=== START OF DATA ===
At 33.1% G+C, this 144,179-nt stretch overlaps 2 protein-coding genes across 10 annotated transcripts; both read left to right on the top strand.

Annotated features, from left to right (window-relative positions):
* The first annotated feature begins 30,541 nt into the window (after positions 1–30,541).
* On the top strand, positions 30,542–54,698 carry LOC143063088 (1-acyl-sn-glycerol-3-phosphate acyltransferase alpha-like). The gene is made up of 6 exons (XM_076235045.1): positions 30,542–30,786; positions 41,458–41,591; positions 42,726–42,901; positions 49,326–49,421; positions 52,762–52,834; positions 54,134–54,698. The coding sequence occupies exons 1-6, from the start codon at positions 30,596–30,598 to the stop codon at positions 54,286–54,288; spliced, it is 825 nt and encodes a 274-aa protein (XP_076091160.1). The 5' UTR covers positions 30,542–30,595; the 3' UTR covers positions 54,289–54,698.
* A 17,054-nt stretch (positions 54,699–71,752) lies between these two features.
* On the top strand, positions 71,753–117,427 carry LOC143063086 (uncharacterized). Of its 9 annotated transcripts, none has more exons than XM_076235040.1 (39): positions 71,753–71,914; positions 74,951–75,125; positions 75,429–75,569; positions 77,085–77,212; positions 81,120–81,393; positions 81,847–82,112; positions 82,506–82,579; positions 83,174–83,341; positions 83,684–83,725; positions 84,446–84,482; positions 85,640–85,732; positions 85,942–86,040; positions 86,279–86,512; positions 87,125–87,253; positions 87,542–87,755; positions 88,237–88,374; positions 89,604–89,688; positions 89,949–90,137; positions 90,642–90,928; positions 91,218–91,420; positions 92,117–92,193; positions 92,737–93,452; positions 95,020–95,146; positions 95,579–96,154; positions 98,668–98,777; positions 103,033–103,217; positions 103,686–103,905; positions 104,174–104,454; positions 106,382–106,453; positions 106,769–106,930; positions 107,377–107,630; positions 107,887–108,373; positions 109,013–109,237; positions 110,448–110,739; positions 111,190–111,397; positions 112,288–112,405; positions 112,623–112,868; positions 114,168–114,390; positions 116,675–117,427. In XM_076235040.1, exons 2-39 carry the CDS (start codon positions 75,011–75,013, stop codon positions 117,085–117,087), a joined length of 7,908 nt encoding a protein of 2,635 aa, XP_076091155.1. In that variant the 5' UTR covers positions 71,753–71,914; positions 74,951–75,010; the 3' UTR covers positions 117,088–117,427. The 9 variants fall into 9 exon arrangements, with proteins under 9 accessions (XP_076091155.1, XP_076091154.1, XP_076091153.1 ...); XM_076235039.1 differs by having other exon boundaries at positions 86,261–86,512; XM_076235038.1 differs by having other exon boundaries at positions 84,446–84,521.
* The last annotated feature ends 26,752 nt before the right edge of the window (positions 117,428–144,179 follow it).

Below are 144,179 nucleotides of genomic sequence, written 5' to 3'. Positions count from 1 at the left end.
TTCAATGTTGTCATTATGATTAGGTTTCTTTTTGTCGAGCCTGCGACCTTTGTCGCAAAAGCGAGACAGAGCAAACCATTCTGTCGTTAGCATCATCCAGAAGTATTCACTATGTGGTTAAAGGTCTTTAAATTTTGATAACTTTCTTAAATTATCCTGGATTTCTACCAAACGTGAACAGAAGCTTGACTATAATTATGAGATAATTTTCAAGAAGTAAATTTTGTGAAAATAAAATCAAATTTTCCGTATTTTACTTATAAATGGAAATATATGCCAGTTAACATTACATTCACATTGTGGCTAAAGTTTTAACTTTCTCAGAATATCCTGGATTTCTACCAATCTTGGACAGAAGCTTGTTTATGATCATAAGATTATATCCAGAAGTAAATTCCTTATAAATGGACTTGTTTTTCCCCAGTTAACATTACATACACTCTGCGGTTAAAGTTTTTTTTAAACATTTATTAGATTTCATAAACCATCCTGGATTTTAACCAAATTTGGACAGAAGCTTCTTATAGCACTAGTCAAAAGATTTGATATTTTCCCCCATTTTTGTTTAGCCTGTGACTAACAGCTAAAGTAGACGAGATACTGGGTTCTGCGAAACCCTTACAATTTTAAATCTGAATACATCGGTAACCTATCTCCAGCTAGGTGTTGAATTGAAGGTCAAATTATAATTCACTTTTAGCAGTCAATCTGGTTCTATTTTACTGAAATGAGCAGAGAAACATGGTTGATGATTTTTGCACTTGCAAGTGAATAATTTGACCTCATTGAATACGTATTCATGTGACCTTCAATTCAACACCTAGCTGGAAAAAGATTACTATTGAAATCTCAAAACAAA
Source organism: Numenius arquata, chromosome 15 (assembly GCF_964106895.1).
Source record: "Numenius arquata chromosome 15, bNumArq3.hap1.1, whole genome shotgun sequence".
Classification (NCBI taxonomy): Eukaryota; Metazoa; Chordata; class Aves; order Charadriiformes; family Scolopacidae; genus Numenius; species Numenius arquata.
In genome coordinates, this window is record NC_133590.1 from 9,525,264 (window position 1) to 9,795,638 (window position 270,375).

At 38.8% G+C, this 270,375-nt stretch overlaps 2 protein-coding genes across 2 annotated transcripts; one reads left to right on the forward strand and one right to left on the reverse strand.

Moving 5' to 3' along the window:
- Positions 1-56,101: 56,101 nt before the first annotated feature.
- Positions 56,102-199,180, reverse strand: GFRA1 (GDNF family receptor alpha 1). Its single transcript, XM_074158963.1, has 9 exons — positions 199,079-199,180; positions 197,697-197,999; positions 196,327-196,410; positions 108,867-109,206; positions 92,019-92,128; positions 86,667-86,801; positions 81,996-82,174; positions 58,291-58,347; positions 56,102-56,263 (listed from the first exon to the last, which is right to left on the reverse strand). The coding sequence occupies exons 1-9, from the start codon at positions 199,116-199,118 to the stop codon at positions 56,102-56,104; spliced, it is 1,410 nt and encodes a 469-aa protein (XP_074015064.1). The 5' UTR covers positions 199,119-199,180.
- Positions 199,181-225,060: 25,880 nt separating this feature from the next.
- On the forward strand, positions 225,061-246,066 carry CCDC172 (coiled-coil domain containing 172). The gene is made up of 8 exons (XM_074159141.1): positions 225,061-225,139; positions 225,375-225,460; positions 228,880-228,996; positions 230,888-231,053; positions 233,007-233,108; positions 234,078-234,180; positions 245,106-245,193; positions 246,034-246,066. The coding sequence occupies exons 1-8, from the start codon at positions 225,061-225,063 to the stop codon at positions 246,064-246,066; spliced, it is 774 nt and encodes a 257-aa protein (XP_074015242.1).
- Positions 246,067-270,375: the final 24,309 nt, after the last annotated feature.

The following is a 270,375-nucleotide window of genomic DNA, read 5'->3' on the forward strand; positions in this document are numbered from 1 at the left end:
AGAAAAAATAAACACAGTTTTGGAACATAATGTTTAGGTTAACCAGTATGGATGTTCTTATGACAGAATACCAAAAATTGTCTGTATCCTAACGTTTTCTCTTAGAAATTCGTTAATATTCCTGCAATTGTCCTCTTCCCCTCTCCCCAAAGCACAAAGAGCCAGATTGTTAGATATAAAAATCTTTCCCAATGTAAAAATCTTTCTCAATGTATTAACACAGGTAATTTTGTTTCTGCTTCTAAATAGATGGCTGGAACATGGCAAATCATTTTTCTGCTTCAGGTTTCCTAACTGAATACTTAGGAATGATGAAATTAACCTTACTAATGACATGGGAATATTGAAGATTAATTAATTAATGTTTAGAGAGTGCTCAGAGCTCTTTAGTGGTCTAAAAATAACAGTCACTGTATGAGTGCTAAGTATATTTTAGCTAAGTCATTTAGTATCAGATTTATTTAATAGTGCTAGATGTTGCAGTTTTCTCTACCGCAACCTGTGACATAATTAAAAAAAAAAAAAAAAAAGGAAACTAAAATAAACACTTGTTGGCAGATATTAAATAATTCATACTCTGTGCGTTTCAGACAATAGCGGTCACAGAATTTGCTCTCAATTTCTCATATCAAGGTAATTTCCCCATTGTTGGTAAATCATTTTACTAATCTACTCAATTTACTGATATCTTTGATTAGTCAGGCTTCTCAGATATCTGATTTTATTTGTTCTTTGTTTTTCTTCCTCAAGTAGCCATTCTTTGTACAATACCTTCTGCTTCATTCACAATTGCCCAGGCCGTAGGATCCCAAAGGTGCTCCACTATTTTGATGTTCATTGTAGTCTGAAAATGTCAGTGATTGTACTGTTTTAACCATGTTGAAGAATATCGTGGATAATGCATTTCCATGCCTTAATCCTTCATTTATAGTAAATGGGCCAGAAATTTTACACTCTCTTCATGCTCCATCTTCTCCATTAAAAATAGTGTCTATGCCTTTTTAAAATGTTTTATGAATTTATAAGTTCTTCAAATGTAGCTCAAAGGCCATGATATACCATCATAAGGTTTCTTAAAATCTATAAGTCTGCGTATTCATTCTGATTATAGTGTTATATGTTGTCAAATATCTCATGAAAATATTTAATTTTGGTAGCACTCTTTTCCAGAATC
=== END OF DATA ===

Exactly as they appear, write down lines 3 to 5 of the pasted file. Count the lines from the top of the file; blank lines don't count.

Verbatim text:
* The first annotated feature begins 30,541 nt into the window (after positions 1–30,541).
* On the top strand, positions 30,542–54,698 carry LOC143063088 (1-acyl-sn-glycerol-3-phosphate acyltransferase alpha-like). The gene is made up of 6 exons (XM_076235045.1): positions 30,542–30,786; positions 41,458–41,591; positions 42,726–42,901; positions 49,326–49,421; positions 52,762–52,834; positions 54,134–54,698. The coding sequence occupies exons 1-6, from the start codon at positions 30,596–30,598 to the stop codon at positions 54,286–54,288; spliced, it is 825 nt and encodes a 274-aa protein (XP_076091160.1). The 5' UTR covers positions 30,542–30,595; the 3' UTR covers positions 54,289–54,698.
* A 17,054-nt stretch (positions 54,699–71,752) lies between these two features.